Dr. Milton is a pioneer of the modern science of airborne transmission of respiratory viruses. Starting in the late 1990s, he proposed that monitoring carbon dioxide concentrations indoors could be used as a marker for risk of respiratory virus transmission. The idea initially met with derision. His original paper demonstrating a mathematical model illustrating the concept was rejected at Science and other journals before being published by Indoor Air in 2003. He supported this concept with epidemiologic studies published in several journals between 1998 and 2004. Today, his idea has gained wide acceptance and is now promoted by many scientists and public health experts as a means of identifying high risk environments for the spread of COVID-19. His work also provided a key piece of the scientific basis for masks mandates that are now common throughout the world including the publication of a key paper April 1, 2020 that was downloaded over two million times during the first year of the pandemic.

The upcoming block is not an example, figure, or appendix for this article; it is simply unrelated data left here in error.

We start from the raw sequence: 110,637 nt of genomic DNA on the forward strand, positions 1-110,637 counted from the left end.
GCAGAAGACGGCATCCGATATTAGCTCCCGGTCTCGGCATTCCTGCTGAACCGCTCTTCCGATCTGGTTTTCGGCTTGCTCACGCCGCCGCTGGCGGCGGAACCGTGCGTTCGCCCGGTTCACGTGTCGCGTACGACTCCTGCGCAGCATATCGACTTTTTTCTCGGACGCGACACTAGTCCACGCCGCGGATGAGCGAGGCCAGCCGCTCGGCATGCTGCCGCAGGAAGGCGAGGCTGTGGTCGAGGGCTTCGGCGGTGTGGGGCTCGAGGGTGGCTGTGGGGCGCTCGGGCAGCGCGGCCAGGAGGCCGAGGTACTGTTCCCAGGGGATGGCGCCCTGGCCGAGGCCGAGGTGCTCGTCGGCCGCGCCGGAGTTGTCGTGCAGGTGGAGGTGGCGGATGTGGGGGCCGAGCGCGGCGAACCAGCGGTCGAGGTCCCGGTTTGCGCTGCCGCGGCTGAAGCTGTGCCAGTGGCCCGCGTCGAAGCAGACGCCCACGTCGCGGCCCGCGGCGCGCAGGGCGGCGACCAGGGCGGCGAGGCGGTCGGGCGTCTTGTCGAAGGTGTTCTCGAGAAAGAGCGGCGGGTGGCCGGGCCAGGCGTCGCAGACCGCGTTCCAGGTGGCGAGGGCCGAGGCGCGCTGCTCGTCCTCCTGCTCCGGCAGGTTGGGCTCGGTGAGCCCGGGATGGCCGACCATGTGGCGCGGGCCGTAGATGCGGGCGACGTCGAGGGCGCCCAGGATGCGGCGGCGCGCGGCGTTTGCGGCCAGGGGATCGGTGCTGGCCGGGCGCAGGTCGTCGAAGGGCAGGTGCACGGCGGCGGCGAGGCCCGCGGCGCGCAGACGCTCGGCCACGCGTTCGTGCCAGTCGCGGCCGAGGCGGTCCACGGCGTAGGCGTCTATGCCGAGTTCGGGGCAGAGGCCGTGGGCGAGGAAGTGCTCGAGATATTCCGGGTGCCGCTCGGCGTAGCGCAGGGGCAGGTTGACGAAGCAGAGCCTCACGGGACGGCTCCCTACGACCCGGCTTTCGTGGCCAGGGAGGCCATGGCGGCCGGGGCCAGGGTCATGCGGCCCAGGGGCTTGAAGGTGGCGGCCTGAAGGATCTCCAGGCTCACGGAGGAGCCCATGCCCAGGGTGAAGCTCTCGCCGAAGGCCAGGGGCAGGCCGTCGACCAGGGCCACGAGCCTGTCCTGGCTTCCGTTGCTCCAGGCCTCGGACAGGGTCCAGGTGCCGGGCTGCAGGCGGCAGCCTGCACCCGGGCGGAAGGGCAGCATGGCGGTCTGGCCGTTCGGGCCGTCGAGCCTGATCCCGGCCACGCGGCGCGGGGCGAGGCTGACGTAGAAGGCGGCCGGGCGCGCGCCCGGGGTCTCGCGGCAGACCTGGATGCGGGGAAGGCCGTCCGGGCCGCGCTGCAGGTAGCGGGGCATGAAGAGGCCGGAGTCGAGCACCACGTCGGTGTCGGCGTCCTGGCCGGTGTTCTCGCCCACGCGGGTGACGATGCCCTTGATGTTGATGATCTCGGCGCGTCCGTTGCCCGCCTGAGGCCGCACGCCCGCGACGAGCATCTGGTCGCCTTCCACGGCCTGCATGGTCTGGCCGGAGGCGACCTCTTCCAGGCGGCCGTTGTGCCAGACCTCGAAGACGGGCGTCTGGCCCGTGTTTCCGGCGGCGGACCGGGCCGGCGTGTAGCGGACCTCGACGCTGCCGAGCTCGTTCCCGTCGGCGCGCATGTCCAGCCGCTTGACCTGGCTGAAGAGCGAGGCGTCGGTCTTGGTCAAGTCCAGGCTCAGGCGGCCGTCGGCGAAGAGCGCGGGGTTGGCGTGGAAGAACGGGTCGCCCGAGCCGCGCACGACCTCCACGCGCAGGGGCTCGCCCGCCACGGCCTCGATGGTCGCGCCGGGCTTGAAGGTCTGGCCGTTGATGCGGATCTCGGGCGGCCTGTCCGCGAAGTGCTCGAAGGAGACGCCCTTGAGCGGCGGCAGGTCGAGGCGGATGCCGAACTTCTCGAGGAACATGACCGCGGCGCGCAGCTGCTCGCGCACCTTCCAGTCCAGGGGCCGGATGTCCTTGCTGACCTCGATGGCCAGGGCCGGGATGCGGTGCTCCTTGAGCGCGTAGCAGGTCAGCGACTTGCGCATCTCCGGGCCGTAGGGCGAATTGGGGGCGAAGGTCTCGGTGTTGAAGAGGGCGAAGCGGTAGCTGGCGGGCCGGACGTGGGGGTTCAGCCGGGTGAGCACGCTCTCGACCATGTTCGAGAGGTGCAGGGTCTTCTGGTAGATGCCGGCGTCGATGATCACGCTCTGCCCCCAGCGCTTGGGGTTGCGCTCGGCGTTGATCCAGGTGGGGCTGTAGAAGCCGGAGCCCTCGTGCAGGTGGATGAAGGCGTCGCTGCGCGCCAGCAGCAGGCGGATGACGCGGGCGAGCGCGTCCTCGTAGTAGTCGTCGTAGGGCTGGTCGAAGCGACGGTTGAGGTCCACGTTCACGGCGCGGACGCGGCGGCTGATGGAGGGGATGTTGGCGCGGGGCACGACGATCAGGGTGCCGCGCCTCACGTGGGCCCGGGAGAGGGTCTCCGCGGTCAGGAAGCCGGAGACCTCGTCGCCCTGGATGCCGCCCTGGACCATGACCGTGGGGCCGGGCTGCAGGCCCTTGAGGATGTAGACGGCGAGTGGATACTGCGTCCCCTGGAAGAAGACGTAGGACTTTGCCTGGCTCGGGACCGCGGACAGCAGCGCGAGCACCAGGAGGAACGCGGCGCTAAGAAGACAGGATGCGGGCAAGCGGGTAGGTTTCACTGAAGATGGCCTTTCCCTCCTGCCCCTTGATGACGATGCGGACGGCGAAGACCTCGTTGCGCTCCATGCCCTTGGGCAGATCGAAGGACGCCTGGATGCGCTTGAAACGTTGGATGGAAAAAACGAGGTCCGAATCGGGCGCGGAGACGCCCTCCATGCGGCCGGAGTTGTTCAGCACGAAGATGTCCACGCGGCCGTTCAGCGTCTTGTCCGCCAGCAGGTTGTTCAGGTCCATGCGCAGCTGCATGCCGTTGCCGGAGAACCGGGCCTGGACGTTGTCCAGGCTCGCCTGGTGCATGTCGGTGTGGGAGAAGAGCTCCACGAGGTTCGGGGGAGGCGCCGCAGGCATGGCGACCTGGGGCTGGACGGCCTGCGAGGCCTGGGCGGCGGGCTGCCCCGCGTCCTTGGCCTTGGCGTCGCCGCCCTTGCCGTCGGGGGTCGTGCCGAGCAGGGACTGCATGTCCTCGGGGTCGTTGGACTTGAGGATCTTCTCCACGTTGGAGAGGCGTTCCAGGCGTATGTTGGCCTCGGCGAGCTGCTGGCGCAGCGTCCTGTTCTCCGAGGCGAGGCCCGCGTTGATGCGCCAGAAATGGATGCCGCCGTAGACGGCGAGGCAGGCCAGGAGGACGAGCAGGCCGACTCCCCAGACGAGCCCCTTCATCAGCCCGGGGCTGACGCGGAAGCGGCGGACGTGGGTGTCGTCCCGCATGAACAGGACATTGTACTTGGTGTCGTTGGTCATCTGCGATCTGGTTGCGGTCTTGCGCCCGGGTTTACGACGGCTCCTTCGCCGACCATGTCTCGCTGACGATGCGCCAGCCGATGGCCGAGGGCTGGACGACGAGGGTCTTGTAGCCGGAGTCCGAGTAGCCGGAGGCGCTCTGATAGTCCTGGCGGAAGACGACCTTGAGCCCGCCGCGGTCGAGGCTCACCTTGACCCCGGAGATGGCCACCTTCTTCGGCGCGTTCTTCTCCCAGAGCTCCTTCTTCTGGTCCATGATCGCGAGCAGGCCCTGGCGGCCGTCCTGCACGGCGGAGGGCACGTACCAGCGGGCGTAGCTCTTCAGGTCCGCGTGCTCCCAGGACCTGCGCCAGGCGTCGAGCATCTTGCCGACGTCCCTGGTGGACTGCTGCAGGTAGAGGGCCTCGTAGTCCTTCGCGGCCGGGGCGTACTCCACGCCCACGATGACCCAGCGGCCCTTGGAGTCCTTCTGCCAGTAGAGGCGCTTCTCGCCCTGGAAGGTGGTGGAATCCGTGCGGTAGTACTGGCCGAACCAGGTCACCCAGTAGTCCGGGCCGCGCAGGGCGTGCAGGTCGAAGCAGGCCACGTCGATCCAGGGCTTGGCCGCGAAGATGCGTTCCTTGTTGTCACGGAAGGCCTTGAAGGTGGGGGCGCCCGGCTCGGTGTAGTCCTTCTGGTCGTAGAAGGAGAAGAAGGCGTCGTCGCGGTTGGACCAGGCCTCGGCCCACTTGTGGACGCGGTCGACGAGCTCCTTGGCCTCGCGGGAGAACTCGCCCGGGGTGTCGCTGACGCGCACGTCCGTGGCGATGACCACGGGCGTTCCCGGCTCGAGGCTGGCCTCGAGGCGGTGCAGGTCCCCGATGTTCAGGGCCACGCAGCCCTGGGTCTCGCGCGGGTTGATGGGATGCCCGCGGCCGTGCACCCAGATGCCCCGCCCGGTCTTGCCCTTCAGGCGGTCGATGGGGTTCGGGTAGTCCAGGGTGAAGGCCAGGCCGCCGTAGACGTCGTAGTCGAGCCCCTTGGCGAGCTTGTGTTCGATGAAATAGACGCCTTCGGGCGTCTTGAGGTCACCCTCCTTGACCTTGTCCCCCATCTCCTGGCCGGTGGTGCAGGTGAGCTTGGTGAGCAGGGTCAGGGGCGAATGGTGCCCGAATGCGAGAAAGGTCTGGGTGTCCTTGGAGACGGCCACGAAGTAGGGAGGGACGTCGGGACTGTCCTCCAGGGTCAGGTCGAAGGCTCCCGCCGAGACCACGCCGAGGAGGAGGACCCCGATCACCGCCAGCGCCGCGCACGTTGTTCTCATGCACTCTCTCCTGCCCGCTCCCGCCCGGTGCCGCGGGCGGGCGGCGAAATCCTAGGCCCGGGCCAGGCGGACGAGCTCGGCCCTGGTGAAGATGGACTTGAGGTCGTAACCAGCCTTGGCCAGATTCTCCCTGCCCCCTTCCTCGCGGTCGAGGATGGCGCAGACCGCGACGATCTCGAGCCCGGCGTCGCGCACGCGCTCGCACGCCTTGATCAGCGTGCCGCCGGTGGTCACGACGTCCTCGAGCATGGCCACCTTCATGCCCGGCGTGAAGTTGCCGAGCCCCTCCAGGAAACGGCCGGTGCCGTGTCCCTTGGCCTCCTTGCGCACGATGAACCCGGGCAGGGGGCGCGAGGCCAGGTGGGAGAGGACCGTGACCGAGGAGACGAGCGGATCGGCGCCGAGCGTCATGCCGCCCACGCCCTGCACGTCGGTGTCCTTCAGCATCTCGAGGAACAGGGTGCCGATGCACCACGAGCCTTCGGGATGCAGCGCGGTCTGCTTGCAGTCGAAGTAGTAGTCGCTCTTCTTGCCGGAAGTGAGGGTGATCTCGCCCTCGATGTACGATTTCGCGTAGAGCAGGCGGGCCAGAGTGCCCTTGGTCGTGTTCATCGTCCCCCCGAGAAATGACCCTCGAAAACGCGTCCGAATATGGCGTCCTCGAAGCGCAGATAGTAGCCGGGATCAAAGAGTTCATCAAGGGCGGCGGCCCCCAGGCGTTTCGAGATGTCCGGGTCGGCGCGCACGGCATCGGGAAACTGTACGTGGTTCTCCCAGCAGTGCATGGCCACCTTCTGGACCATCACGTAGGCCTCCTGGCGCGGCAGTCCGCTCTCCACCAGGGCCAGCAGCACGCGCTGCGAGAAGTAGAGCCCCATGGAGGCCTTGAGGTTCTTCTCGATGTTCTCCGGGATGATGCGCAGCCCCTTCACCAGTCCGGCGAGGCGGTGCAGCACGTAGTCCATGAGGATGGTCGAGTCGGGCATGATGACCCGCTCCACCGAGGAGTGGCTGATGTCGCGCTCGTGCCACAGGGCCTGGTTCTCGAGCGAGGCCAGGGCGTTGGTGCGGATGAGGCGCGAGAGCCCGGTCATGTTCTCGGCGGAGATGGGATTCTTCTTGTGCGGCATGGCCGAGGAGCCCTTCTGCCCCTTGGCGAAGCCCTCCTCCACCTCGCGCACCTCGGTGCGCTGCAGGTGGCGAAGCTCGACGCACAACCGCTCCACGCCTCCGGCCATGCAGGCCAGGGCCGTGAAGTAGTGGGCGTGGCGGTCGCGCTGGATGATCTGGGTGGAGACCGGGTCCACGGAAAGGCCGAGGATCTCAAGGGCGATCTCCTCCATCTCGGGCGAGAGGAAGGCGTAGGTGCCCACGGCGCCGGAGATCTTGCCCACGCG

Together these contributions by Milton provide key elements of the scientific foundation for the two most effective non-pharmaceutical interventions being deployed to control the SARS-CoV-2 pandemic. In recognition of his contributions, he has been asked by his scientific colleagues to take a leading role in efforts to persuade the WHO and CDC to fully acknowledge the importance of aerosols and their control in protecting essential workers and the public.

Milton’s work supporting the mask mandate started with his work on exhaled breath aerosols. He led development of two novel exhaled breath samplers (G-II, patent no. US 8,250,903, and the IcePac patent no. US 10,502,655). These instruments are unique in that they allow collection of exhaled breath aerosols while preserving biological properties including the infectiousness of viral aerosols. The G-II allows collection while a subject breathes normally, coughs spontaneously, and talks, sings or wears a face mask. Using the G-II, he and colleagues demonstrated that breath contains infectious influenza virus (not merely viral RNA), quantified the rate of aerosol shedding of both viral RNA and infectious influenza virus, and demonstrated the impact of face masks on influenza aerosol shedding published in PLoS Pathogens (2013) and PNAS (2018).